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Zimbabwe anti-graft body launches new operation to curb corruption

Zimbabwe’s anti-graft body, the Zimbabwe Anti-Corruption Commission (ZACC) has launched a new operation code-named “Wakazvitenga Sei?” (Shona language, means “How did you acquire your property?”)

Those who fail to account for their wealth will forfeit it to the state, ZACC chairperson Loice Matanda-Moyo told the government-controlled Sunday Mail newspaper.

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Discretion around declaration of assets weakens laws preventing corruption – CDD Ghana

Director of Advocacy and Policy Engagement at the Ghana Centre for Democratic Development says sanctions the Commission on Human Rights and Administrative Justice (CHRAJ) has failed to create and enforce have made room for its operations to be run on discretion.

According to Dr Kojo Asante, this does not help in the fight against corruption nor the promotion of equality before the law.

“Since the propagation of the 1992 constitution, CHRAJ is yet to elaborate on sanctions. It does not promote any deterrence effect or prevention of corrupt acts or any acts that are seen as misbehavior in the public service,” Dr. Asante said on JoyNews’ Newsfile, Saturday.

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Intensify seizure of assets of corrupt officials – Experts say as Corruption Watch launches Webcast series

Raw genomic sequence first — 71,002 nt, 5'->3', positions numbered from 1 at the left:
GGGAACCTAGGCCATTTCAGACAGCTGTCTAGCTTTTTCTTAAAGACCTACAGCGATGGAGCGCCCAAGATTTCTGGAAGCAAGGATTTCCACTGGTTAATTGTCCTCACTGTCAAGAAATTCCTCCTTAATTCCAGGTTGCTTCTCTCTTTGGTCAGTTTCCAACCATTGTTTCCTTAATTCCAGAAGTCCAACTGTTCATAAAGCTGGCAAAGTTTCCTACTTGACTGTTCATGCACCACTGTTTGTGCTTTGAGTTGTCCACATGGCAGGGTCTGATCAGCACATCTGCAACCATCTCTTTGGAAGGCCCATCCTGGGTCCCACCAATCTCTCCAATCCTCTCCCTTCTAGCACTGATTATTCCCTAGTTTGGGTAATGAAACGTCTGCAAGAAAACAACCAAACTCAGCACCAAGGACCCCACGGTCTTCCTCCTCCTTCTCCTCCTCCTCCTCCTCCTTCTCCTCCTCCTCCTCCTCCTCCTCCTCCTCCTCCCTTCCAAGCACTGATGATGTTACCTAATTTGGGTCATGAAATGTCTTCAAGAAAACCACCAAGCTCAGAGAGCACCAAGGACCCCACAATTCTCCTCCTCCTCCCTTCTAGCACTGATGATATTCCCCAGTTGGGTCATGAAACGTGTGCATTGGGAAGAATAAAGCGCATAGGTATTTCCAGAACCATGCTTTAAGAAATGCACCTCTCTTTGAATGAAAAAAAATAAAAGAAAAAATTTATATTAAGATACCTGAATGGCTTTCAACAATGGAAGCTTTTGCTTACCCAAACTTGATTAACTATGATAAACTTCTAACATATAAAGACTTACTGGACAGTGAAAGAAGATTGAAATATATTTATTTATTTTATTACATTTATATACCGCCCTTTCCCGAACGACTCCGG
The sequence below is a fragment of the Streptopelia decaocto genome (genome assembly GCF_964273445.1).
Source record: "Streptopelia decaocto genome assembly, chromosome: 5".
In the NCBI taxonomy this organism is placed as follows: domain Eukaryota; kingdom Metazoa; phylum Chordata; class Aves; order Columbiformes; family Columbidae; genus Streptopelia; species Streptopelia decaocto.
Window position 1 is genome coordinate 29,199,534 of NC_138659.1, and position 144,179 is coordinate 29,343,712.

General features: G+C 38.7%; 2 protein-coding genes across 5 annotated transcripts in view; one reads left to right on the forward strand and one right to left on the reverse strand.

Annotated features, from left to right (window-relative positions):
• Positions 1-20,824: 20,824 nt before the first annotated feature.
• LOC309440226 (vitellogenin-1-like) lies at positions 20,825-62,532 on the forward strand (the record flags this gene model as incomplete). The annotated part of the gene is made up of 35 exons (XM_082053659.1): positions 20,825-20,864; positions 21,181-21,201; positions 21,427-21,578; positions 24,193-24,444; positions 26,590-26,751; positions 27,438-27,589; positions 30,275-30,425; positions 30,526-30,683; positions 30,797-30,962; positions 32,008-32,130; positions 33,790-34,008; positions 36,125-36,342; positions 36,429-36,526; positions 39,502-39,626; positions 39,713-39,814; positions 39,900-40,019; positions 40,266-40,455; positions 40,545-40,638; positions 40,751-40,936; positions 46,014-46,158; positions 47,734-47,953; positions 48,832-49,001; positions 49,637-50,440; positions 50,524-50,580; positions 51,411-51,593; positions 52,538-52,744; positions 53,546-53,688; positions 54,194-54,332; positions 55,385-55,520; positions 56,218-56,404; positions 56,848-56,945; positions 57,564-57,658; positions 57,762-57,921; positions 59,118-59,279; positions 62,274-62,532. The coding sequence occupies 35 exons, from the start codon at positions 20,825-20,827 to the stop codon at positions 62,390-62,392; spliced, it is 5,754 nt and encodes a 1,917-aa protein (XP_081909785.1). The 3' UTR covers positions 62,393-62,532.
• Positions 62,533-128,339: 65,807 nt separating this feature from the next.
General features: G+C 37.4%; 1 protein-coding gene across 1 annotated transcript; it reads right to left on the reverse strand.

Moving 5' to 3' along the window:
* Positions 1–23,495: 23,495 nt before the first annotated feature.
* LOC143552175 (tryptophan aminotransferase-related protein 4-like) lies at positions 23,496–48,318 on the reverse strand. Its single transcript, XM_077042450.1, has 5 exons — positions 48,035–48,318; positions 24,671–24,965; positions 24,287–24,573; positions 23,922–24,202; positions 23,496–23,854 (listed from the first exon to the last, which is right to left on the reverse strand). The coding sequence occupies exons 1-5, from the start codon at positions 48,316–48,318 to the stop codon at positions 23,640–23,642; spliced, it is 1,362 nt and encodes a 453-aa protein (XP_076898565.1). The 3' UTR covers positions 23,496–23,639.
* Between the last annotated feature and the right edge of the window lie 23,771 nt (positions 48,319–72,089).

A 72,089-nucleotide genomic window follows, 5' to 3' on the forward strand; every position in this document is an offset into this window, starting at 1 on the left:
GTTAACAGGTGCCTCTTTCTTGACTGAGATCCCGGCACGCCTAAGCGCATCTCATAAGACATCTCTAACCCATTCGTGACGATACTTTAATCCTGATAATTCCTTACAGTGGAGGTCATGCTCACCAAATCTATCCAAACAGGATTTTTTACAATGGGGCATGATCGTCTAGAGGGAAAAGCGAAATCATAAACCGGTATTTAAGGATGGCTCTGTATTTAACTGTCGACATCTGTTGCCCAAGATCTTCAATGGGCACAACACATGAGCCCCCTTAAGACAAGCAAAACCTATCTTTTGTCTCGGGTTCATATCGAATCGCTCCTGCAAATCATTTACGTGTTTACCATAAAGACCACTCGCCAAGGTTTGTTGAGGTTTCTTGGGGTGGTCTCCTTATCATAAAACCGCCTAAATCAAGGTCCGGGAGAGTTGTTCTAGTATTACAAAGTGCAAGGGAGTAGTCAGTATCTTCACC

Two anti-corruption experts have said the recent order by an Accra High Court for the seizure of assets of persons convicted in the NCA case is a significant deterring anti-corruption measure.

Overall, they view Justice Eric Kyei Baffour’s judgement as the clearest indication yet of the application of laws to combat corruption.

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Judgement in NCA case “reasoned and solid” – Private legal practitioner Korieh Duodu


A private legal practitioner and anti-corruption expert, Korieh Duodu, has said the decision by the court in the NCA case provides the clearest indication yet of the application of laws to combat corruption.
In an interview with Corruption Watch he explained the decision also showed how state agencies could work together to ensure corruption cases are effectively investigated, prosecuted, accused persons convicted and the proceeds of the crime potentially recovered.


“Well, I think that this is a reasoned and solid judgement, delivered after a case has been investigated and prosecuted over two-and-a-half years…And I would say that this is a significant case with important ramifications in Ghana’s fight against corruption because it has a number of powerful features to it which should stand Ghana in good stead in recovering stolen funds in future.”


The full interview with Corruption Watch’s Frederick Asiamah is to be broadcast on Corruption Watch’s podcast soon.In the same podcast, Mrs Linda Ofori-Kwafo, Executive Director of Ghana Integrity Initiative, views the judgement as a shot in the arm for anti-corruption crusaders. “I think it’s a boost and reassurance that there is hope and that if we continue to do the right things we are likely to get the results that we are looking for.”

Source: Frederick Asiamah

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Breakdown of the NCA scandal

The NPP government’s first attempt at prosecuting alleged corrupt persons when it took office was when the Attorney General’s (AG) Department arraigned before court, persons allegedly involved in the $6million National Communications Authority (NCA) corruption case. This was in December 2017.

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